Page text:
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Lancet Oncol. 2019 Jan;20(1):e42-e53. doi: 10.1016/S1470-2045(18)30761-7.

Childhood cancer burden: a review of global estimates.

Author information

1
Department of Global Pediatric Medicine, St Jude Children's Research Hospital, Memphis, TN, USA; Department of Epidemiology and Cancer Control, St Jude Children's Research Hospital, Memphis, TN, USA; Department of Oncology, St Jude Children's Research Hospital, Memphis, TN, USA. Electronic address: nickhill.bhakta@stjude.org.
2
Department of Oncology, St Jude Children's Research Hospital, Memphis, TN, USA.
3
Cancer Survival Group, Department of Non-Communicable Disease Epidemiology, London School of Hygiene & Tropical Medicine, London, UK.
4
Harvard T H Chan School of Public Health and Harvard Medical School, Harvard University, Boston, MA, USA.
5
Section of Cancer Surveillance, International Agency for Research on Cancer, Lyon, France.
6
Dana-Farber/Boston Children's Cancer and Blood Disorders Center, Boston, MA, USA.
7
Department of Epidemiology and Cancer Control, St Jude Children's Research Hospital, Memphis, TN, USA.
8
Department of Global Pediatric Medicine, St Jude Children's Research Hospital, Memphis, TN, USA; Department of Oncology, St Jude Children's Research Hospital, Memphis, TN, USA.
9
Division of Hematology, Department of Medicine, University of Washington, Seattle, WA, USA; Institute for Health Metrics and Evaluation, University of Washington, Seattle, WA, USA.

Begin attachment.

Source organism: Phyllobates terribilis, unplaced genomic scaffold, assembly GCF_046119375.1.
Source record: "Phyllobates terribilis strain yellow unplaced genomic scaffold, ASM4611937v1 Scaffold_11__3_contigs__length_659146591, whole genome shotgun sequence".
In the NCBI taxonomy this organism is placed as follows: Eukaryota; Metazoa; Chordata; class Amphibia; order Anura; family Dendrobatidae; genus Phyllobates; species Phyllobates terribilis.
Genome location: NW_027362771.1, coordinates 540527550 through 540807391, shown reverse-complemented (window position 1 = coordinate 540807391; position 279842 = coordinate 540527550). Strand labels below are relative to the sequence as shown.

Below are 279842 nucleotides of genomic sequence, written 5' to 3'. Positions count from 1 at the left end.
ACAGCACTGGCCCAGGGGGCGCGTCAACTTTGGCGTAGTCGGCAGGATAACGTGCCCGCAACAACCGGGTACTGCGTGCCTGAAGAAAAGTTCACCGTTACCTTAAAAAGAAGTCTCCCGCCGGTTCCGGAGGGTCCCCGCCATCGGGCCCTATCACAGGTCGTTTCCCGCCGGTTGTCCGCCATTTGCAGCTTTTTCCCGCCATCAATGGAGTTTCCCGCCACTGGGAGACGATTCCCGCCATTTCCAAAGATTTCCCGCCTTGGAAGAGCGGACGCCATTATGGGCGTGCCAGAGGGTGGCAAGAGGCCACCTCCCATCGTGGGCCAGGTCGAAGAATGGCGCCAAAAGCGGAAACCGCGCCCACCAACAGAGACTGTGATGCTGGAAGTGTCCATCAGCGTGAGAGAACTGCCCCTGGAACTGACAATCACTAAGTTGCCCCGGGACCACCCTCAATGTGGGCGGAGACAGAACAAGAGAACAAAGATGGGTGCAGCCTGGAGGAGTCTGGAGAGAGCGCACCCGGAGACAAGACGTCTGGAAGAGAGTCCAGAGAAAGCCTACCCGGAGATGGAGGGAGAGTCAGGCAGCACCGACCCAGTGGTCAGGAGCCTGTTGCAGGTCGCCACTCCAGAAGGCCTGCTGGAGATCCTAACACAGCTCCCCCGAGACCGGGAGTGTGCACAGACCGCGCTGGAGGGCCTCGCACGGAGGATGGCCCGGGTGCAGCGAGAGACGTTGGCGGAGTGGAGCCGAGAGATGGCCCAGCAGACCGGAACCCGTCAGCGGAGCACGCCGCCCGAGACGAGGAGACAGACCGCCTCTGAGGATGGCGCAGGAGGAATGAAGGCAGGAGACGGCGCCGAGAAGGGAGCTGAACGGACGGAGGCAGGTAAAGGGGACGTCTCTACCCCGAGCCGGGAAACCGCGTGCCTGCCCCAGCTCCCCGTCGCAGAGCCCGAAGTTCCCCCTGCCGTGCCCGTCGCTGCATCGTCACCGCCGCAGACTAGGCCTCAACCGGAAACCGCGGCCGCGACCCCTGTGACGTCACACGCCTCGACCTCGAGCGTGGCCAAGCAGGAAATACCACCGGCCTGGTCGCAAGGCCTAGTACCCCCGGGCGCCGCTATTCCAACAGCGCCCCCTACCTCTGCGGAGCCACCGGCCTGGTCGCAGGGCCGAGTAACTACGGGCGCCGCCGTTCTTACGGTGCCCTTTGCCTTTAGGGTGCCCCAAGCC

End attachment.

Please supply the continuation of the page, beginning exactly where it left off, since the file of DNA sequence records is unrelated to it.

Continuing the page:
Abstract

5-year net survival of children and adolescents diagnosed with cancer is approximately 80% in many high-income countries. This estimate is encouraging as it shows the substantial progress that has been made in the diagnosis and treatment of childhood cancer. Unfortunately, scarce data are available for low-income and middle-income countries (LMICs), where nearly 90% of children with cancer reside, suggesting that global survival estimates are substantially worse in these regions. As LMICs are undergoing a rapid epidemiological transition, with a shifting burden from infectious diseases to non-communicable diseases, cancer care for all ages has become a global focus. To improve outcomes for children and adolescents diagnosed with cancer worldwide, an accurate appraisal of the global burden of childhood cancer is a necessary first step. In this Review, we analyse four studies of the global cancer burden that included data for children and adolescents. Each study used various overlapping and non-overlapping statistical approaches and outcome metrics. Moreover, to provide guidance on improving future estimates of the childhood global cancer burden, we propose several recommendations to strengthen data collection and standardise analyses. Ultimately, these data could help stakeholders to develop plans for national and institutional cancer programmes, with the overall aim of helping to reduce the global burden of cancer in children and adolescents.

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